Exploring interactions of light and matter
Growing up in a small town in Fujian province in southern China, Juejun Hu was exposed to engineering from an early age. His father, trained as a mechanical engineer, spent his career working first in that field, then in electrical engineering, and then civil engineering.
“He gave me early exposure to the field. He brought me books and told me stories of interesting scientists and scientific activities,” Hu recalls. So when it came time to go to college — in China students have to choose their major before enrolling — he picked materials science, figuring that field straddled his interests in science and engineering. He pursued that major at Tsinghua University in Beijing.
He never regretted that decision. “Indeed, it’s the way to go,” he says. “It was a serendipitous choice.” He continued on to a doctorate in materials science at MIT, and then spent four and a half years as an assistant professor at the University of Delaware before joining the MIT faculty. Last year, Hu earned tenure as an associate professor in MIT’s Department of Materials Science and Engineering.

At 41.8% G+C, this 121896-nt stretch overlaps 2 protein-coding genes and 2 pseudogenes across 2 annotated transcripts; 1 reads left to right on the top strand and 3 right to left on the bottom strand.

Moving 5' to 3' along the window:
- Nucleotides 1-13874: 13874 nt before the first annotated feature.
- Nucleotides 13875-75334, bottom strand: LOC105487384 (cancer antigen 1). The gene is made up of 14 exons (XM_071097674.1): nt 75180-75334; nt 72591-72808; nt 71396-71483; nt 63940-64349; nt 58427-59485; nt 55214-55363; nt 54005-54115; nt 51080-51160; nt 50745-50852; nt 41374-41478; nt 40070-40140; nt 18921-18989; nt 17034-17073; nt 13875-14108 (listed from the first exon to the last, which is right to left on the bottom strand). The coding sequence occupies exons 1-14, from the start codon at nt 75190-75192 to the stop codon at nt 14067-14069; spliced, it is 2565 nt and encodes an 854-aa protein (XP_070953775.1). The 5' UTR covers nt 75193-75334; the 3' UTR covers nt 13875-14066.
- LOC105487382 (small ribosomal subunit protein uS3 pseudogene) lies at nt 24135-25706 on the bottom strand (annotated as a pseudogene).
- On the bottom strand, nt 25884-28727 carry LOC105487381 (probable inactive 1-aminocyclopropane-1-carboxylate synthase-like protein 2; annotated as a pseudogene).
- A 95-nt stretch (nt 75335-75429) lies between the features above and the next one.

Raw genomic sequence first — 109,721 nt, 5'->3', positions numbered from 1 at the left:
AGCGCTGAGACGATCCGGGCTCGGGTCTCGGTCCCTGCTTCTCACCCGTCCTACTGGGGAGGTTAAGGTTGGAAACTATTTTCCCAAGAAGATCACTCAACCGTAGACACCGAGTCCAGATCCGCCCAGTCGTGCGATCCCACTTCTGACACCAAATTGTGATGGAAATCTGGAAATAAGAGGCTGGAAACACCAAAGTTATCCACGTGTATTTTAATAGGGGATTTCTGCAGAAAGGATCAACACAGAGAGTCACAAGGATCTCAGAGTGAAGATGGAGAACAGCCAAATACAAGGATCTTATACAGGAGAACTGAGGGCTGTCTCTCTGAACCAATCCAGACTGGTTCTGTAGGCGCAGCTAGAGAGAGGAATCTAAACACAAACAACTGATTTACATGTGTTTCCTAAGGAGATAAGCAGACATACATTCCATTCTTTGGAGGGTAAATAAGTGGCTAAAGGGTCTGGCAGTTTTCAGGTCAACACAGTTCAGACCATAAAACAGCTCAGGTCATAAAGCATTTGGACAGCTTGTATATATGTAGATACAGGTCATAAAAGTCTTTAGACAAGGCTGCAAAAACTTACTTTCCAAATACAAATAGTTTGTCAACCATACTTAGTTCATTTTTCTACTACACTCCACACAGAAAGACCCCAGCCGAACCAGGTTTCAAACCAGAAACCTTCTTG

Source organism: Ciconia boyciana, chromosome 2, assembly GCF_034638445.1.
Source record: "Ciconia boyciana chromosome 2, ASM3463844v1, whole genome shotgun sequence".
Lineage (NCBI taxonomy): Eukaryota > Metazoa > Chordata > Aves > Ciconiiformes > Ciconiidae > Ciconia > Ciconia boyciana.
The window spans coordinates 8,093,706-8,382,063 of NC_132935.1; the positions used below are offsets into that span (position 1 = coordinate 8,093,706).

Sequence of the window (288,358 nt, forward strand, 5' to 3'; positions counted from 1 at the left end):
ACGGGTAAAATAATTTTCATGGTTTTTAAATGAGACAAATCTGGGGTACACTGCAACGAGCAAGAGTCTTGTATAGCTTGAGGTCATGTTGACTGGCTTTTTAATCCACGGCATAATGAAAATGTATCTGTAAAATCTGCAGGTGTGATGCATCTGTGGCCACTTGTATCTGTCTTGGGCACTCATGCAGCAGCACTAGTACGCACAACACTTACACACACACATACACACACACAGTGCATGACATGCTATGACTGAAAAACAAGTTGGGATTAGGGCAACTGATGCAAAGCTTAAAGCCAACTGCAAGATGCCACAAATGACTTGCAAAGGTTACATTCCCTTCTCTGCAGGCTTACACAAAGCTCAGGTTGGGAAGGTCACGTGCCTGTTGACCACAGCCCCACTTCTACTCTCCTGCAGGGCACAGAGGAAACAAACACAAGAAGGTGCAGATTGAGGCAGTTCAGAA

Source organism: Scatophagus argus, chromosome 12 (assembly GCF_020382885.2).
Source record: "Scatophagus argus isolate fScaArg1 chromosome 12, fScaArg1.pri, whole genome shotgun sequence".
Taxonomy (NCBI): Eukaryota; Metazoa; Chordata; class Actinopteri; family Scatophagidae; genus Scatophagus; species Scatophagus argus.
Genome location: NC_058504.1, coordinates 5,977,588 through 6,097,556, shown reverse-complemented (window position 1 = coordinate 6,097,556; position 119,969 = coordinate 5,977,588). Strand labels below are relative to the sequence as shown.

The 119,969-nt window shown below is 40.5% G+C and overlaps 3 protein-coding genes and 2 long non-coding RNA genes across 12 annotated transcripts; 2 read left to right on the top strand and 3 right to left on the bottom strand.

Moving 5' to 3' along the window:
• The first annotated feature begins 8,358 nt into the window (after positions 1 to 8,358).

In his work at the Institute, he has focused on optical and photonic devices, whose applications include improving high-speed communications, observing the behavior of molecules, designing better medical imaging systems, and developing innovations in consumer electronics such as display screens and sensors.
“I got fascinated with light,” he says, recalling how he began working in this field. “It has such a direct impact on our lives.”
Hu is now developing devices to transmit information at very high rates, for data centers or high-performance computers. This includes work on devices called optical diodes or optical isolators, which allow light to pass through only in one direction, and systems for coupling light signals into and out of photonic chips.
Lately, Hu has been focusing on applying machine-learning methods to improve the performance of optical systems. For example, he has developed an algorithm that improves the sensitivity of a spectrometer, a device for analyzing the chemical composition of materials based on how they emit or absorb different frequencies of light. The new approach made it possible to shrink a device that ordinarily requires bulky and expensive equipment down to the scale of a computer chip, by improving its ability to overcome random noise and provide a clean signal.
The miniaturized spectrometer makes it possible to analyze the chemical composition of individual molecules with something “small and rugged, to replace devices that are large, delicate, and expensive,” he says.
Much of his work currently involves the use of metamaterials, which don’t occur in nature and are synthesized usually as a series of ultrathin layers, so thin that they interact with wavelengths of light in novel ways. These could lead to components for biomedical imaging, security...